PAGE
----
Read this for my bird club book club. Otherwise, I would have never picked it up and would have missed a great book. Heinrich's life and his father's spanned both Europe and the U.S. with collecting trips to many other spots. Both collected amazing amounts for natural knowledge in quite different ways. Bernt was obviously a fine scientist in his own right, and I was surprised by how much time he spent of the issue of pleasing or not pleasing his father. The role of women in this book was quite i ...more
Eleanor Lux
This is my most favorite book in the last 5 years by my most favorite writer. I have loved all his books about animals and nature but this one also brought in another view of personal history I had never been exposed to.
Jan 25, 2009 Paula rated it 5 of 5 stars  ·  review of another edition
Recommends it for: intelligent beings.
This is the reality version of One Hundred Years of Solitude. Page-turning fairy tale of real life.
I cannot put this book down. I am in the final two weeks of semester in school and this book is where I hide when I'm avoiding the massive amounts of homework that was due a week ago. Bernd Heinrich is my hero. His books are so interesting - written beautifully and full of awesome scientific fun. This book is kind of a family memoir, and I just love how I know his entire family history now in such gripping detail. I am not one for history, I am a biology fanatic, but this book is both. I just ha ...more
I picked this up because Heinrich was the commencement speaker at my son's graduation this year. I didn't know who he was so I figured I ought to read something by him (for the record, he is a better writer than commencement speaker). It's taken a while -- this is not a short book. It's a fascinating read though it tends to drag toward the end.

It's a memoir -- both a biography of Heinrich's naturalist father, Gerd, with whom he has a contentious relationship, and an autobiography of Bernd himse
Heinrich's memoir provides a fascinating perspective on the lives of ordinary Germans caught up in the extraordinary events of the two world wars. It also chronicles the transition from traditional taxonomy to the world of evolutionary biology, with the author's father (an autodidact with an expertise in ichneuman wasp taxonomy) representing the disappearing world of collecting and describing species based on appearances and with the formally educated author representing the new experimental bio ...more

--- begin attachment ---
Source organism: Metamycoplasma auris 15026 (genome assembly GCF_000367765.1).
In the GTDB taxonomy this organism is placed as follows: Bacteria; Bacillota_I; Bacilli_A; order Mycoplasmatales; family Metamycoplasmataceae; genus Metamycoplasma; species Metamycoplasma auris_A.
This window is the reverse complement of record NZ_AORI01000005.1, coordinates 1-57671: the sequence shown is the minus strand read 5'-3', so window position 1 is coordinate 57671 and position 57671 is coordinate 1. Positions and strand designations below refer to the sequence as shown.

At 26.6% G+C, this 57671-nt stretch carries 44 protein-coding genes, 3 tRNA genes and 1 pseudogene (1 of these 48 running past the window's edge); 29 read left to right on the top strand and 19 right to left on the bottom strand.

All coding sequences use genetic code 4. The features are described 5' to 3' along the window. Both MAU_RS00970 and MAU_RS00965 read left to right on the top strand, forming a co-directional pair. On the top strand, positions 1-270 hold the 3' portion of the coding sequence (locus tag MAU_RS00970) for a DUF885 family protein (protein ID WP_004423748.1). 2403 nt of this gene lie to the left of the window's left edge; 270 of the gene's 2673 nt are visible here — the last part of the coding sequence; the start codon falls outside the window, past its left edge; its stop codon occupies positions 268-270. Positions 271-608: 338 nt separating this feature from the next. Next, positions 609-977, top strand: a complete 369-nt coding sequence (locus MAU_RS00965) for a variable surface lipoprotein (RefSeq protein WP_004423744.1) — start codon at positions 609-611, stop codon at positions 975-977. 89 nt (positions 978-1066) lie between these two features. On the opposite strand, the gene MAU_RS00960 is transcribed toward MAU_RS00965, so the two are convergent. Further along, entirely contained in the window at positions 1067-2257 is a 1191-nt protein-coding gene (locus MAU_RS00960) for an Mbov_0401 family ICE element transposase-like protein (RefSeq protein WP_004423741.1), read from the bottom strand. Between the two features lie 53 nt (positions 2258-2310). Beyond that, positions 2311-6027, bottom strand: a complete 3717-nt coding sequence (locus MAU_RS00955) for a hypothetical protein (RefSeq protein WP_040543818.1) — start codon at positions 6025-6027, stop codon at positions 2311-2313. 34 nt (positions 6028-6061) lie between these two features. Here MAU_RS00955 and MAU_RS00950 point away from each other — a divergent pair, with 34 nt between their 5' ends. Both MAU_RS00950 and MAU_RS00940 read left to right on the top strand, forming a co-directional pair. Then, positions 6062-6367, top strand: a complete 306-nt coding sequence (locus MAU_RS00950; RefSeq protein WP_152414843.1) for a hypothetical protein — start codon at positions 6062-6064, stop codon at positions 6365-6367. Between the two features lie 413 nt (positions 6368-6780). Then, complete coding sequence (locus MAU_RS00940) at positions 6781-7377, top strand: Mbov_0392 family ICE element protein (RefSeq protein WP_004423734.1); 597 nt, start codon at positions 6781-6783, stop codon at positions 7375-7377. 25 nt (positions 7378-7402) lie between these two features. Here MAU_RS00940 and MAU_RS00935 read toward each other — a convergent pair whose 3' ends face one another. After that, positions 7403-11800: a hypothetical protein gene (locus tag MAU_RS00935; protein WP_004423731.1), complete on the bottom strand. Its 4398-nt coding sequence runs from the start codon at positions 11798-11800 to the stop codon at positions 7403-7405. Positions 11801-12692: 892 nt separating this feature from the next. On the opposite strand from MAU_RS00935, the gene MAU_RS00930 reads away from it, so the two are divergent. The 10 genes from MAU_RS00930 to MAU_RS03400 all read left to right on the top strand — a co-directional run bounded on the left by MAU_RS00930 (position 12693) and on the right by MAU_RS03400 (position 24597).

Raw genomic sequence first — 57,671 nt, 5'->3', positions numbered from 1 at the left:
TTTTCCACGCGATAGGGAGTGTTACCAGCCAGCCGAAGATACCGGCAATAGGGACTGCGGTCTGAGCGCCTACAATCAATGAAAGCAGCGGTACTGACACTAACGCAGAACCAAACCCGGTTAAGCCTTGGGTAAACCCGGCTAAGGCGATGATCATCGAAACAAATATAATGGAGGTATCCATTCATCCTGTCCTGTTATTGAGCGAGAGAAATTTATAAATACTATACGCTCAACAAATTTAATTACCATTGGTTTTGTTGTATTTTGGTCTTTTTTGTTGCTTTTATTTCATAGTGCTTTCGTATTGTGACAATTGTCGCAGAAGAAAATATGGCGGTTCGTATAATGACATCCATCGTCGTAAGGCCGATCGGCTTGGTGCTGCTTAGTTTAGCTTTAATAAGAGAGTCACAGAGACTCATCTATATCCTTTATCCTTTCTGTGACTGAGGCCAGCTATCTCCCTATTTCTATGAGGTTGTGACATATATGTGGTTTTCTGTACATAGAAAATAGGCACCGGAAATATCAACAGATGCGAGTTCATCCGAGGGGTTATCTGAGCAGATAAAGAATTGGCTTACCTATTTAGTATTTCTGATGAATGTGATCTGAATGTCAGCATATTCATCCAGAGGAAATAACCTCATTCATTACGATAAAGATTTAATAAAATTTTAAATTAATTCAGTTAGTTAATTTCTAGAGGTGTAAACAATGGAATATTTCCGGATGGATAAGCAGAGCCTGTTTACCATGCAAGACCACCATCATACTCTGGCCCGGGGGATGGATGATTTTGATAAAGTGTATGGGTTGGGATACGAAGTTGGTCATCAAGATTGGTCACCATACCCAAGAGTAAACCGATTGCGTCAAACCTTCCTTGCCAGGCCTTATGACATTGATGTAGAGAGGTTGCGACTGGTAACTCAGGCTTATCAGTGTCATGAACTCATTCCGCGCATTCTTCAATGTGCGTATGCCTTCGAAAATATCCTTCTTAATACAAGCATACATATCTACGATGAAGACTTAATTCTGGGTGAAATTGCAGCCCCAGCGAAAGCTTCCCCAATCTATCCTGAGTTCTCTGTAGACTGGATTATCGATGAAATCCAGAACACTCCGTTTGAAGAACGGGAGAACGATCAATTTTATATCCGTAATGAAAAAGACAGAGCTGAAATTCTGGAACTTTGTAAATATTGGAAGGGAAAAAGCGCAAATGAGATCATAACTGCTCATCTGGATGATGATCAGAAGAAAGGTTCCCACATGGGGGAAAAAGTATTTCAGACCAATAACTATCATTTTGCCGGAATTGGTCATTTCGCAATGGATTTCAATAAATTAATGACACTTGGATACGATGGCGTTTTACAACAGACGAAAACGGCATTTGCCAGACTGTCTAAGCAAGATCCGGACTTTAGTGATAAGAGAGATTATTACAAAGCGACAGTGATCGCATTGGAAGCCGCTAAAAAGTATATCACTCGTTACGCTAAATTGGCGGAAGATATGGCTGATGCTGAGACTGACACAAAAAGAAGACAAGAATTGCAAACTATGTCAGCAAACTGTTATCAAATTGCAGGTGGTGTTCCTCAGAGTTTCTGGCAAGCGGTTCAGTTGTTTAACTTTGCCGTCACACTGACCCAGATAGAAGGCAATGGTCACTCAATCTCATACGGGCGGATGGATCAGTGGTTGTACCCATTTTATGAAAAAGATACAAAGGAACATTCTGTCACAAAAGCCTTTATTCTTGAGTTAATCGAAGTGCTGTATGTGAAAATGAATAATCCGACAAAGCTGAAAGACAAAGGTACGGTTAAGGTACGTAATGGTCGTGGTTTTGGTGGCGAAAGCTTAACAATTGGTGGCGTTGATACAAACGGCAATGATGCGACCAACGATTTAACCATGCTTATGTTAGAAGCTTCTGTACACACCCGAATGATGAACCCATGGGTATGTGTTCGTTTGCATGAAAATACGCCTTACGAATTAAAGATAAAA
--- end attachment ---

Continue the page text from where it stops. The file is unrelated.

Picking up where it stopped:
The writing is wonderful. Heinrich is very readable. The subject matter, on the other hand, is some of the most amazing characters, feats, and ideals of which I have heard. Heinrich discovers some of this history of his family himself for the first time,which heightens the emotional pull of the book. The history includes both the tragedy of war and the self-inflicted hardships of years of specimen collecting in distant, disease-plagued areas. The latter were undertaken when communication and tra ...more
Aug 18, 2008 Karen rated it 4 of 5 stars  ·  review of another edition
Recommends it for: those who enjoy nature and scince in general
Recommended to Karen by: found it on the book shelf
Picked this one up because I thought I would find out who wrote a book I studied in a college class, but alas twas not Herr Heinrich or his father. I related very well to Bernd. Our family was fascinated with nature and the outdoors. My brother and I spent hours watching ant lions, climbing trees to look for things. Bern had a hard life with his stern "prussian" father yet he did flourish. His parents were a product of their culture cast adrift in a foreign land and it bore no resemblance to the ...more